Featured Fortuna did Not Favor This Woman

Discussion in 'Ancient Coins' started by kevin McGonigal, Jul 25, 2021.

  1. kevin McGonigal

    kevin McGonigal Well-Known Member

    We all hope that "Fortuna" or good karma or heaven, smiles upon us and bring us good things. In the case of historians they often show us why historical characters were so favored (or not) in this life. Today, I'd like us to take a look at the life of a person most numismatists of ancient coins recognize, the Roman empress, Julia Domna.

    Julia Domna's coins are among the better known coins of Ancient Rome but her biographers are not, as they are not numerous or as well known. For the empress we have the Fourth century Historia Augusta, which mentions her, but the author(s) who put together that compilation of stories is not considered reliable by later historians. We do have, however, two historians, both writing in Greek, Herodian and Cassius Dio, who actually lived during her lifetime and both are today considered to be fairly accurate recorders (if possibly melodramatic) of what they saw. Herodian was at one time dismissed as too anecdotal but recent finds and discoveries bolster his reported observations. Cassius Dio also has a reputation of trying to get the story right and he often does. it is probably this historian that most moderns writers cite when writing about our empress, Julia Domna.

    Julia was born between 160 and 170 AD in the Roman East, possibly Syria. Her family included religious leaders and Roman officials and was both wealthy and influential in that part of the world. She attracted the attention of the Emperor, Septimius Severus who actually traveled to Syria to see about a possible marriage which took place shortly thereafter and this would provide the emperor with a consort much like the later Justinian-Theodora match most are familiar with. She was no mere adornment but like Theodora, or the earlier Livia for Augustus, a definite asset to the rule of Septimius. According to Dio Cassius she was entrusted with real power and used it judiciously and wisely. So valued was her counsel that Septimius took her with him on his campaigns and travels for which she acquired the not commonly awarded title, "Mater Castrorum", Mother of the Camp.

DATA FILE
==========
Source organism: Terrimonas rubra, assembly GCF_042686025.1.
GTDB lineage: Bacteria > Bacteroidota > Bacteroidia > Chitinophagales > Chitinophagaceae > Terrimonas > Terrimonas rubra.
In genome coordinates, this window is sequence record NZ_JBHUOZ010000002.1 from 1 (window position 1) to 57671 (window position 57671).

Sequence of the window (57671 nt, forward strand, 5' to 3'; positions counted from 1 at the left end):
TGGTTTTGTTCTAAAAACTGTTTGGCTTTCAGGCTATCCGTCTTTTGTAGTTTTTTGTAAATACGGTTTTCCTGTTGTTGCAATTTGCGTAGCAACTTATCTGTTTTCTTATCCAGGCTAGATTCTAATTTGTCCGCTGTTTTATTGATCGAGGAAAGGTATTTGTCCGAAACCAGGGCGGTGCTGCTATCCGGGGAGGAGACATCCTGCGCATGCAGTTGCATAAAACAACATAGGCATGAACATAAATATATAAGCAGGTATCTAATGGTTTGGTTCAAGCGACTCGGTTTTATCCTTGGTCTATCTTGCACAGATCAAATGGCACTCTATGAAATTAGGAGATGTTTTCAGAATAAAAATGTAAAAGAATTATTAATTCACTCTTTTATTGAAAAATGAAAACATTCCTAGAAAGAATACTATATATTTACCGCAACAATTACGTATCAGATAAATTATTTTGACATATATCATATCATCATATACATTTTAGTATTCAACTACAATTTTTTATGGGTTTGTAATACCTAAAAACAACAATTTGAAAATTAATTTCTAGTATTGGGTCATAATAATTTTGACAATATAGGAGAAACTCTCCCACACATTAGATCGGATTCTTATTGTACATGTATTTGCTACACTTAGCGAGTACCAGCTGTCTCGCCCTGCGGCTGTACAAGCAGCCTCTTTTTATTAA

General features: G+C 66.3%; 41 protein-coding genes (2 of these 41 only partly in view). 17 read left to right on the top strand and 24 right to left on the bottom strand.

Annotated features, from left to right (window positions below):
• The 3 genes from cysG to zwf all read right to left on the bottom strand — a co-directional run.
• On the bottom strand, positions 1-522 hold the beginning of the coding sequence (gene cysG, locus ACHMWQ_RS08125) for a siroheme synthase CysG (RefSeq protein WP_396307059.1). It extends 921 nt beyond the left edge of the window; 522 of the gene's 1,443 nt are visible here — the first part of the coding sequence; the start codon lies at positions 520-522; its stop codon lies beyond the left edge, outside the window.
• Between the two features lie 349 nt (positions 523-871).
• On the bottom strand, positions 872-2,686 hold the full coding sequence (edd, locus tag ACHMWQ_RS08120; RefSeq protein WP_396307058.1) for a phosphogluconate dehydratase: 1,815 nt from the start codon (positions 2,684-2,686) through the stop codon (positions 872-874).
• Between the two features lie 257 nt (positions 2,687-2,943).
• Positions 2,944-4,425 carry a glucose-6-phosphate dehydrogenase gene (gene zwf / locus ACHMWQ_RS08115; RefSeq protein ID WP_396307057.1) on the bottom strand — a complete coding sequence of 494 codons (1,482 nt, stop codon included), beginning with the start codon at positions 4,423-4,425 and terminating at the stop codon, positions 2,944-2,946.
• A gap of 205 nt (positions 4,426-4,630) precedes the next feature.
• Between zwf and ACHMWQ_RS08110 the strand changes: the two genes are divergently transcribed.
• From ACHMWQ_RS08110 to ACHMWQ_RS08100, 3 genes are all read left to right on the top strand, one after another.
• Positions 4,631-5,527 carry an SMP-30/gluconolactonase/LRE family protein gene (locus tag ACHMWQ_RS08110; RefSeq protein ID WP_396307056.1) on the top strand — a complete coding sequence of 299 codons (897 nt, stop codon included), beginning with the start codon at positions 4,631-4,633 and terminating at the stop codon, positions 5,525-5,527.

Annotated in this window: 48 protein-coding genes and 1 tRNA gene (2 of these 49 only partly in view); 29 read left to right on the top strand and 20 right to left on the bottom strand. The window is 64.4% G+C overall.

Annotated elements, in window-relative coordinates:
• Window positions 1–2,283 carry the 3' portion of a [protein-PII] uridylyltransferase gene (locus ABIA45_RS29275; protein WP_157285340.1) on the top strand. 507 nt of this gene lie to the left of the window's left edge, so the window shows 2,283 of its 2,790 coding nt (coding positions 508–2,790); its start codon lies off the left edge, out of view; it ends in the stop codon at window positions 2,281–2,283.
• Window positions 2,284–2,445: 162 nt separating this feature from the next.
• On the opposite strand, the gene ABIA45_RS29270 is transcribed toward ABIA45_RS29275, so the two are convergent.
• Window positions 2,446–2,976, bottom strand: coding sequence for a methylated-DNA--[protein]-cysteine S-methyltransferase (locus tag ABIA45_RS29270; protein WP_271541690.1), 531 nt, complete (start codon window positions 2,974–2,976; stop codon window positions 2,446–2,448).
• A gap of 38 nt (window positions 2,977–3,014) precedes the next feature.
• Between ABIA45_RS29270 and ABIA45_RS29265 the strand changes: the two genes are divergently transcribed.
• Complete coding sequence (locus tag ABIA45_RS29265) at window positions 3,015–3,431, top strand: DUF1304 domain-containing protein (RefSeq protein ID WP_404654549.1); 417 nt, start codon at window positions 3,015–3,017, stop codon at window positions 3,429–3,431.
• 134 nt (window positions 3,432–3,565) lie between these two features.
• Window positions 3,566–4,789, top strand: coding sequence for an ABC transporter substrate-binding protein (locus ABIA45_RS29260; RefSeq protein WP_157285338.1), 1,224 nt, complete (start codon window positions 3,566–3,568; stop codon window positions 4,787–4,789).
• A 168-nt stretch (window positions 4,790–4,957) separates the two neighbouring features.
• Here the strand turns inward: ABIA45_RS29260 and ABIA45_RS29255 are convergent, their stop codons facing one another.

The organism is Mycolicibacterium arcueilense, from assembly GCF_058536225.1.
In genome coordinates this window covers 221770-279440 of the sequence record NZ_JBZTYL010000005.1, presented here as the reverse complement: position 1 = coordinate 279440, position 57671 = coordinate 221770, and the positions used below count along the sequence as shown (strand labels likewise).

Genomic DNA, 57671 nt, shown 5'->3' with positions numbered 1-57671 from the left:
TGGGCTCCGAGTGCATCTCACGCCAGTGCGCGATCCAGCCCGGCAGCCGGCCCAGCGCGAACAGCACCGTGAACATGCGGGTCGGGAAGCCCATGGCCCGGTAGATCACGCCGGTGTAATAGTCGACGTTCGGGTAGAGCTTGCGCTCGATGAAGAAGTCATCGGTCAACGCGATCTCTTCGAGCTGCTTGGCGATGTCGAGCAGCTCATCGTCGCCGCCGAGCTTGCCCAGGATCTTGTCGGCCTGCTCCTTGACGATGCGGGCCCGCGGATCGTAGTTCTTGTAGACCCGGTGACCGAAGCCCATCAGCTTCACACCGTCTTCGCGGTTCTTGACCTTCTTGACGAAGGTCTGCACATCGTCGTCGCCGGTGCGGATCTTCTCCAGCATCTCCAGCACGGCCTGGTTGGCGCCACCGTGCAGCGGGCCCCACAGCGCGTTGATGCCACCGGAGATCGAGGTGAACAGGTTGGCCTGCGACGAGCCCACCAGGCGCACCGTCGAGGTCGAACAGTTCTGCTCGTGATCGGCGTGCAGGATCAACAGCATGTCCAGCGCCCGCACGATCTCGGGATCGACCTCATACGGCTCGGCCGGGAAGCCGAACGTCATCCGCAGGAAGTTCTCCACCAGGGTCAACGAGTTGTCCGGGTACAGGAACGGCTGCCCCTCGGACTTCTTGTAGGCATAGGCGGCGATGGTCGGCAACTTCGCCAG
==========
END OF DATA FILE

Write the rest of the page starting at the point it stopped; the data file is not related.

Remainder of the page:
But Julia Domna was not just the wife of Septimius but also the mother of his successor, actually both of them, her sons Geta and Caracalla, and this brought her great sadness and heartbreak as she watched her two sons fight over the throne they refused to share. Julia did everything she could to reconcile the two and get them to share power. It was her attempt to reconcile them that brought about the death of the younger Geta, as when the two showed up at a conference brokered by Julia to arrange some kind of power sharing, Caracalla attacked Geta and, according to Dio Cassius had him stabbed to death in his mother's arms, splattering her with Geta's blood. It's pretty difficult to imagine a more traumatic experience than this.